In August, 1774, Meriwether Lewis was born. Four years earlier in August, William Clark was born. (Both in Virginia.) In August, 1803, Lewis and Clark’s Corps of Discovery was moving its way up the Missouri River. A year after that, the men prepared to meet with the Shoshone people of Sacagawea , their guide.
I am reading Stephen Ambrose’s Undaunted Courage: Meriwether Lewis, Thomas Jefferson, and the Opening of the American West. (New York: 1996) Ambrose is a fine storyteller, arguably the most important attribute for an Historian (Social Sciences strictures notwithstanding).
Now, I’m also reading Blue Highways: A Journey into America by William Least Heat-Moon (Boston: 1982) and David M. Kennedy’s Freedom from Fear: The American People in Depression and War, 1929-1945 (New York: 1999). The three have in common a talent for narrative — the way these writers tell the story is as compelling as what they are telling.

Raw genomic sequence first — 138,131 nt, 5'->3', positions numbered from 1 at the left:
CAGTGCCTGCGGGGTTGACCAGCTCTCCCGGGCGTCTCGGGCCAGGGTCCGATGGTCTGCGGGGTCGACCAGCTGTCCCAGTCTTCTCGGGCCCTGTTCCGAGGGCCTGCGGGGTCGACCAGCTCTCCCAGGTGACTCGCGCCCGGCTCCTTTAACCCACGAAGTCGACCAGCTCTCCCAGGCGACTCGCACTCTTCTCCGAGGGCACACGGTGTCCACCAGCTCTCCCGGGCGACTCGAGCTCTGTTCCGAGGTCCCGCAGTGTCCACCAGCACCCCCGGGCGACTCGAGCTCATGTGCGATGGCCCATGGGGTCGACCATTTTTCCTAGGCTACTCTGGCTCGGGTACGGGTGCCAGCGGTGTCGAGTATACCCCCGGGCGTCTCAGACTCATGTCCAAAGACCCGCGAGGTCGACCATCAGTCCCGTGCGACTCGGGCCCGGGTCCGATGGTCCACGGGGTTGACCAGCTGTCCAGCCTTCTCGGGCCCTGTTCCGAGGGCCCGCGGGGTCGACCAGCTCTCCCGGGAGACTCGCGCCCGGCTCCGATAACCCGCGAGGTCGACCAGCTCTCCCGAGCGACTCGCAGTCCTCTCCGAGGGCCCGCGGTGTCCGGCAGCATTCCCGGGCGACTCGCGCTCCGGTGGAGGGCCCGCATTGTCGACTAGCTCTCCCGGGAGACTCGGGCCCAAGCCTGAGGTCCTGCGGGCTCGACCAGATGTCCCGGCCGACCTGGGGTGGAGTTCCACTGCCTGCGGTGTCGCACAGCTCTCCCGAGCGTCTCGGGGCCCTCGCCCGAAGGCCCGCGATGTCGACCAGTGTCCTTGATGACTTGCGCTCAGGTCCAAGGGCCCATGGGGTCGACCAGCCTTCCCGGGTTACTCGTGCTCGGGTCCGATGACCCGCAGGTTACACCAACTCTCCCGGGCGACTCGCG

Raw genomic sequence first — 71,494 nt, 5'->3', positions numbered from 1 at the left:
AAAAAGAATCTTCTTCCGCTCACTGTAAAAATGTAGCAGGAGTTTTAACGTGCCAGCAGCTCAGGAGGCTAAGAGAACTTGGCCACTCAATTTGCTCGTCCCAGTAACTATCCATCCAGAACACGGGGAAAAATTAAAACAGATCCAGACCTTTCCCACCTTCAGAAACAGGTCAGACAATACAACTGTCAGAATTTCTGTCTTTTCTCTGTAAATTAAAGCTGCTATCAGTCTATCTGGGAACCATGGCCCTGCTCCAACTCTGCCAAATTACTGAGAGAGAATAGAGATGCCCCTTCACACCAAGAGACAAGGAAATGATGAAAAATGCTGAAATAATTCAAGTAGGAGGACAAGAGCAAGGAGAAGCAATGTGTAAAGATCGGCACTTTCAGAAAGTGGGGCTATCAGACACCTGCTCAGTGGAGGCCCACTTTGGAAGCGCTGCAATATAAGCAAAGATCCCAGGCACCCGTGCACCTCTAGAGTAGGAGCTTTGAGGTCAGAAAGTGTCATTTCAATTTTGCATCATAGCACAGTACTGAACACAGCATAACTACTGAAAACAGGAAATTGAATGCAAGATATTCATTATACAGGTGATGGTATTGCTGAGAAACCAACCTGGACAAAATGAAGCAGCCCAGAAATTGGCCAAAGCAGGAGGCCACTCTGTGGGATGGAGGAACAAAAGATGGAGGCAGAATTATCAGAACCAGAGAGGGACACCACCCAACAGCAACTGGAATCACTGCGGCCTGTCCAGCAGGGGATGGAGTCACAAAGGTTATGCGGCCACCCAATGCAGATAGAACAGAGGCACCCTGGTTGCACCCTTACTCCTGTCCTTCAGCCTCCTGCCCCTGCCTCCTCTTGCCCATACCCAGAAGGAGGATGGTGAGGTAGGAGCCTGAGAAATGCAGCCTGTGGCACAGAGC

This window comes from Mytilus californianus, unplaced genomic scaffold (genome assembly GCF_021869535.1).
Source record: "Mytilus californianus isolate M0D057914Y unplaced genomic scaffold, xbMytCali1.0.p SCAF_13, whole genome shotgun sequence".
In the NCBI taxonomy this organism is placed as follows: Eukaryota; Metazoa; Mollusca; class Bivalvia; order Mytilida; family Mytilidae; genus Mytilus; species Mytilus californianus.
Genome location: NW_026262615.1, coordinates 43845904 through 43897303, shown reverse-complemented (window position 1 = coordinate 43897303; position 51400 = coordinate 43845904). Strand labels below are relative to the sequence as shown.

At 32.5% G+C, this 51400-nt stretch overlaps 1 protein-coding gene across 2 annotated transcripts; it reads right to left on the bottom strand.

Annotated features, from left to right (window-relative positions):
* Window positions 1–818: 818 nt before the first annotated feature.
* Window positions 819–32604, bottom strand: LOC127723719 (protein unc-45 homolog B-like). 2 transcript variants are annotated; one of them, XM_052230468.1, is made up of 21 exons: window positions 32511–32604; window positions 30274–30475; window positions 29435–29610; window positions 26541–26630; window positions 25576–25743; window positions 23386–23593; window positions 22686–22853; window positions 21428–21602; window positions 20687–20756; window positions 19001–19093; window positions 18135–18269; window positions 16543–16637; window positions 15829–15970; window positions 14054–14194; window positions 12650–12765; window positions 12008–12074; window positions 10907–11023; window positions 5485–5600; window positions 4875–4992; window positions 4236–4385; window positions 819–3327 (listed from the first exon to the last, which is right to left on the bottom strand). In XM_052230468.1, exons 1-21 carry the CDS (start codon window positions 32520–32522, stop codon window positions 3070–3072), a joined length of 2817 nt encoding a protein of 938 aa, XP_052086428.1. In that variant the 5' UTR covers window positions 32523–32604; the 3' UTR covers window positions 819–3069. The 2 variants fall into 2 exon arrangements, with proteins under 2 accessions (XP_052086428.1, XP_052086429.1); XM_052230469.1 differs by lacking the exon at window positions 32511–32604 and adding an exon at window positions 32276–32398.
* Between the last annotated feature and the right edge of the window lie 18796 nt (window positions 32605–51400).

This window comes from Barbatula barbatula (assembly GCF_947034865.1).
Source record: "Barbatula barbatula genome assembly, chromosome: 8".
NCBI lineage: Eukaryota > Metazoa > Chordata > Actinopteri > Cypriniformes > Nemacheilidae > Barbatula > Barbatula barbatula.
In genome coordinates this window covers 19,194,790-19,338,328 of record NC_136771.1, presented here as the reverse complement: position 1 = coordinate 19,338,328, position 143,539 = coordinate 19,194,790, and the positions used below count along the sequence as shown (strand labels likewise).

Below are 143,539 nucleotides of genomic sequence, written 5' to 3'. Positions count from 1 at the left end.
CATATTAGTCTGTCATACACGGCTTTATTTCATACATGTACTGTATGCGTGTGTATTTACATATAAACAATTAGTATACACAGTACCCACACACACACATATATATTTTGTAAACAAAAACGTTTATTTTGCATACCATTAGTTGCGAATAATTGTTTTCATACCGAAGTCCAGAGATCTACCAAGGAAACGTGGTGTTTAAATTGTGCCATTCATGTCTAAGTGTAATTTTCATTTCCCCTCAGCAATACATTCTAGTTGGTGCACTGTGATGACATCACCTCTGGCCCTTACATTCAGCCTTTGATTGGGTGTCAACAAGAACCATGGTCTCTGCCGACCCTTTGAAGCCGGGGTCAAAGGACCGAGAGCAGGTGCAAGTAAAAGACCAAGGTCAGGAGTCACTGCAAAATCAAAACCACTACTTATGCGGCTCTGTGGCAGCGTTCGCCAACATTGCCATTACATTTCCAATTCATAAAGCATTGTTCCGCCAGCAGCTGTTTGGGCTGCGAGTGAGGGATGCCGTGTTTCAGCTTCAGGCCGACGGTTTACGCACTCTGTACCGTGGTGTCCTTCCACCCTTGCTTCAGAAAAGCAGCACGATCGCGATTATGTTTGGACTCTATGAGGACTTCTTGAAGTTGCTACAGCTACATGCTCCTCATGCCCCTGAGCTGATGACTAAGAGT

Anyway, Lewis and Clark took their Corps across the continent and back, over a three-year journey that mapped waterways, noted terrain and encountered original Americans. The expedition hunted a lot — I mean both often and in volume. The 30 or so people on the trek seemed to bring down several deer in several hunting parties. Either they ate a lot or wasted a lot, I can’t be sure.
The expedition spent 4-month winters in camp, but moved as soon as possible and kept on till the last possible day. The Corps kept volumes of journals , accumulated a grand amount of scientific specimens, and sent the lot of it back East regularly. When they ended up in Oregon, watching the Columbia River meet the Pacific, they were as awestruck in that moment as you hope they’d be.
I remember learning of Lewis and Clark in elementary school. They are surely names in the American canon, and everyone knows they explored the country way back when, before the U.S. got further than Pennsylvania.
What we find out, though, with a little historical investigation — I just went to the library for a half hour — is that the Lewis and Clark expedition was a really big deal. They found out everything that people in 1805 wanted to know, in order to start rushing west and cutting down forests. The expedition took years, and they walked the whole way.
And they consumed venison like nobody’s business.